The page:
Torrence Echols, a rising first-grader in Memphis, builds a tower with giant legos at the Benjamin L. Hooks Library on National Summer Learning Day.

When it comes to summer learning, it’s been a better year for Memphis, where a range of new programs have helped to stem learning loss that hits hard in communities with a high number of low-income students.

On Thursday, Mayor Jim Strickland celebrated that work in conjunction with National Summer Learning Day and against the backdrop of the children’s reading room of the city’s main library.

He estimated that 10,000 children and teens are being reached this summer through learning programs spearheaded through Shelby County Schools, Literacy Mid-South, Memphis Public Libraries, churches and nonprofit organizations across the community.

That’s a record-breaking number, Strickland says, in a city with a lot of students struggling to meet state and local reading targets.

Summer learning loss, also known as summer slide, is the tendency for students to lose some of the knowledge and skills they gained during the school year. It’s a large contributor to the achievement gap, since children from low-income families usually don’t get the same summer enrichment opportunities as their more affluent peers. Compounded year after year, the gap widens to the point that, by fifth grade, many students can be up to three years behind in math and reading.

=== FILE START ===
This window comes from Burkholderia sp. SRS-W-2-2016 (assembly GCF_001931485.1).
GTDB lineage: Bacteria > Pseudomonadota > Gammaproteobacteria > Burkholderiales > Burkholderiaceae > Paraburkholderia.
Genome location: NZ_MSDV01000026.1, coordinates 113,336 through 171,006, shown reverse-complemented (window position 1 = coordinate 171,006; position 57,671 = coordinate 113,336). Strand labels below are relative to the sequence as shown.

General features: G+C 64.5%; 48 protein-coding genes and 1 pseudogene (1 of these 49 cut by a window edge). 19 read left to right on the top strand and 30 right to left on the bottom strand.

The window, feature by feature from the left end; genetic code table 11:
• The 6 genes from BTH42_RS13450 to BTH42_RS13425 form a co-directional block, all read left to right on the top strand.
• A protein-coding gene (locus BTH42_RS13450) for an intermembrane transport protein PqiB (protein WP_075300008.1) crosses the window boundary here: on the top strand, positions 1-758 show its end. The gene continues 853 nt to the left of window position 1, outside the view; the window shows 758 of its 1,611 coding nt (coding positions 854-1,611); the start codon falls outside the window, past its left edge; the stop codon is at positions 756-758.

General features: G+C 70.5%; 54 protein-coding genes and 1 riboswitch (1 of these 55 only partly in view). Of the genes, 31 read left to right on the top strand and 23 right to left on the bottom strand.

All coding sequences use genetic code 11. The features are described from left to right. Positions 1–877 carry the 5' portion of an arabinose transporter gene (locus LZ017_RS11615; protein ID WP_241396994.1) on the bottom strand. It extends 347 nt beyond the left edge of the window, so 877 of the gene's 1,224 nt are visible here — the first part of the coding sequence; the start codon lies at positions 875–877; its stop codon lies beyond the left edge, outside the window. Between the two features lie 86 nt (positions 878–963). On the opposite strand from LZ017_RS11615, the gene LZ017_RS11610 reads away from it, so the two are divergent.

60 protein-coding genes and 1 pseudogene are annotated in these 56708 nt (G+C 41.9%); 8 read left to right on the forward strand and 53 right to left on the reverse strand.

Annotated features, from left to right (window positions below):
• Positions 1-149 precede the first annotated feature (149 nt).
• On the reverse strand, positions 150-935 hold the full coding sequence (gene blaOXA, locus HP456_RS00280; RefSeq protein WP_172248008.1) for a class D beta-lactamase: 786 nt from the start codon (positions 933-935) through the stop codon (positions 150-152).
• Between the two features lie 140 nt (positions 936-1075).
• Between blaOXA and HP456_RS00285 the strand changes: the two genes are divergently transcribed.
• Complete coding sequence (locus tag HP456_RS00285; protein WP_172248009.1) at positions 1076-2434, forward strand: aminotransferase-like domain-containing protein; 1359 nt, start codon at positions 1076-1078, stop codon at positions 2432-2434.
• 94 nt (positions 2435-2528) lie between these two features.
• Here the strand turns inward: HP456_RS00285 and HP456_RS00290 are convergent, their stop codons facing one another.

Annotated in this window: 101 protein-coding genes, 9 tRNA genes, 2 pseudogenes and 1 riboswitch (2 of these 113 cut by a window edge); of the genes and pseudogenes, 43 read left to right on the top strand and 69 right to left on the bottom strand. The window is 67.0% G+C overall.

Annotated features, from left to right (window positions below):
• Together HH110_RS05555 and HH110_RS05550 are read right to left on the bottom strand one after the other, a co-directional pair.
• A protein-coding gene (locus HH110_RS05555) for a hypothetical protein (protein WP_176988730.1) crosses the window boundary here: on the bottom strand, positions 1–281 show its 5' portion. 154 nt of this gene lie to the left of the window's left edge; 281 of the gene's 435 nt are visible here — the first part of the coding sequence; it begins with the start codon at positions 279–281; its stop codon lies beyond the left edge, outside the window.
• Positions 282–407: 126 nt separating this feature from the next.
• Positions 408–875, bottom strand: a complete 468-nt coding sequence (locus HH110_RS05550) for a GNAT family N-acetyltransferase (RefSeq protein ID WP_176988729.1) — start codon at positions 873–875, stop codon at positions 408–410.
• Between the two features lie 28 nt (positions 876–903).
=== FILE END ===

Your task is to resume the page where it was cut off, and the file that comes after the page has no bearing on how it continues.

But this summer for the first time, Shelby County Schools offered summer learning academies across the city for students most in need of intervention. And Memphis also received a slice of an $8.5 million state grant to provide summer literacy camps at nine Memphis schools through Tennessee’s Read to be Ready initiative.